Social music will increasingly leverage not only the power of community, personalization and curation at a much deeper level but also the ability to create music content within a community context. In other words, by allowing immediate creation and sharing of tracks through online tools and providing the artist with immediate feedback, social music is now as much about creation as it is curation.
Below is a chart that breaks down the social music evolution path, illustrating how we’re moving beyond simple social playlisting into a world of immersive social curation and creation.
Source: GigaOM Pro
The Myspace era was largely defined by one large social network that gave music fans and musicians the ability to express their tastes within a single, confined network. The second era, the social playlist era, was driven by API integration with the large social networks, where social music apps became networks on top of more-popular networks, leveraging the scale of Facebook or Twitter.
So how is this third era of social music different? As exemplified by Turntable.fm (currently in beta), the new era of social music is not so much about scaling wider but going deeper. It’s about taking this world of API-driven integration into increasingly communal curation and creation and allowing communities to engage with one another online in ways previously only possible in the off-line world. While you could curate and share your playlist before, you can now get together and listen, comment in real time, vote and connect. Meanwhile, sites like SoundCloud and Audioboo allow you to create music and then share it immediately. Your community can connect and comment on the music, all the way down to the details in an individual track.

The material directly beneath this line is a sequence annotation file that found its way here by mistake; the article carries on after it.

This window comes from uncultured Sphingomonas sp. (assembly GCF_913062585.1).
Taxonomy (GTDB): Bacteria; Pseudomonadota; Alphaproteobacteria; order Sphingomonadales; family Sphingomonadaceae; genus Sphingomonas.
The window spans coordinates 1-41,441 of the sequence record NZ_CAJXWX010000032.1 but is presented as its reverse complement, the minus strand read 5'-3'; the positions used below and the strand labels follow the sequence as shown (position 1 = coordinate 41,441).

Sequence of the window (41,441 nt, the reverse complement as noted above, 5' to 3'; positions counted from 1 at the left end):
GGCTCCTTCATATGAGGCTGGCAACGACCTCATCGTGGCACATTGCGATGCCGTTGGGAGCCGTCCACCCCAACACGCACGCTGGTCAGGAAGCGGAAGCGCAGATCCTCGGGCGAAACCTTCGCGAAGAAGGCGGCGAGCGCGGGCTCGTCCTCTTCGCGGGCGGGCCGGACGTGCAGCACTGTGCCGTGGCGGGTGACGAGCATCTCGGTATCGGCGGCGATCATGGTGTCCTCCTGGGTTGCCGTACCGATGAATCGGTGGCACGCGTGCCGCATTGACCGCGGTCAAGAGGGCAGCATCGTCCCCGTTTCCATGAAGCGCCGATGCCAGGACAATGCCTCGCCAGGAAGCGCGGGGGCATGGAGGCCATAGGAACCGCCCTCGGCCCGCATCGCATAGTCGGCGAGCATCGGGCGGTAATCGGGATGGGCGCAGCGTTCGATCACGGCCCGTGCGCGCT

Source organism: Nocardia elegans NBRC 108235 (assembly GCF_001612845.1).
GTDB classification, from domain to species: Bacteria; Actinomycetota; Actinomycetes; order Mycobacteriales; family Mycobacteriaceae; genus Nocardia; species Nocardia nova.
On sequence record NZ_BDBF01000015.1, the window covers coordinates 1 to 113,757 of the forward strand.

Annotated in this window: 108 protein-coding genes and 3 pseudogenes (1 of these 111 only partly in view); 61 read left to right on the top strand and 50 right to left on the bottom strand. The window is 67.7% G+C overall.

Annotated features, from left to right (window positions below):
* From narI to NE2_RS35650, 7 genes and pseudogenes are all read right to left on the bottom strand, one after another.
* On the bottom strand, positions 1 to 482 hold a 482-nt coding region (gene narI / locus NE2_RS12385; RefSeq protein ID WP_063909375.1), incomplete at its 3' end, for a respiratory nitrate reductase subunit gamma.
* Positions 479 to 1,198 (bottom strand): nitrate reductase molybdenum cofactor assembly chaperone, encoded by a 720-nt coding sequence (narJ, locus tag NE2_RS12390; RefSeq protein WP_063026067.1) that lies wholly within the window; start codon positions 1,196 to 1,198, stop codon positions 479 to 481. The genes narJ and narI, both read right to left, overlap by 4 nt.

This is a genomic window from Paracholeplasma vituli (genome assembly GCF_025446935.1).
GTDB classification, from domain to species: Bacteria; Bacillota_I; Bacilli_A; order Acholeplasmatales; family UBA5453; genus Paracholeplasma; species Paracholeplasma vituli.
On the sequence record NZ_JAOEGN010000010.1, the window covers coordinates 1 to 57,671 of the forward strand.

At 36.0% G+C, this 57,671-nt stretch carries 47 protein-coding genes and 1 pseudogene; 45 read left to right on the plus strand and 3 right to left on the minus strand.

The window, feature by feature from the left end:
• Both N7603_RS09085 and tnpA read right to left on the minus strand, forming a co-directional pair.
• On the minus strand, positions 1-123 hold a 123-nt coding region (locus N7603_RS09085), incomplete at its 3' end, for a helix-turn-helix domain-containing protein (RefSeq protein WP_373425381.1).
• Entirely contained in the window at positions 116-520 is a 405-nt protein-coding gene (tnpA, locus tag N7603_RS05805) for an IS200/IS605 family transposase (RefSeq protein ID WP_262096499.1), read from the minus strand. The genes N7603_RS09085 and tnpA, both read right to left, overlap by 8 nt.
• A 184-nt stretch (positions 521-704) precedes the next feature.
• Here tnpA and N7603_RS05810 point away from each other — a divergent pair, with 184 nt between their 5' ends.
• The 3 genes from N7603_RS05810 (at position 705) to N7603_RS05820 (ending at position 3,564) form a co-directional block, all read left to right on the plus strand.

The exploding interest in sites like Turntable.fm comes at an interesting time, when online music is seeing increased validation through the success of sites like Spotify and Pandora (the latter of which just IPO’d this week; its market valuation was to the tune of over $3 billion). These sites, no doubt, are highly compelling and provide a fast-growing audience with a different way to access music.
With interest in new online music distribution offerings growing so quickly among mainstream audiences, it’s worth asking, Just how widely adopted will these newer, more social music offerings become? After all, immersive experiences require a bigger investment of attention and time, and not everyone wants to be a DJ.
The reality is that these sites will quite likely never see the same amount of adoption as lower-investment, less-immersive experiences like Pandora. But that said, passive consumption of a site like Turntable is both possible and probable, and in fact it may become the dominant consumption mode for many consumers of these other services in time.
Consume first, and engage if you so desire.
Question of the week
While Microsoft’s “Welcome to the Social” advertisements were often derided, it’s ironic that Microsoft, and not Apple, has a better history with social media interactions. Here are the three areas Apple tried to make a play with social media, and instead fell just “a bit outside.”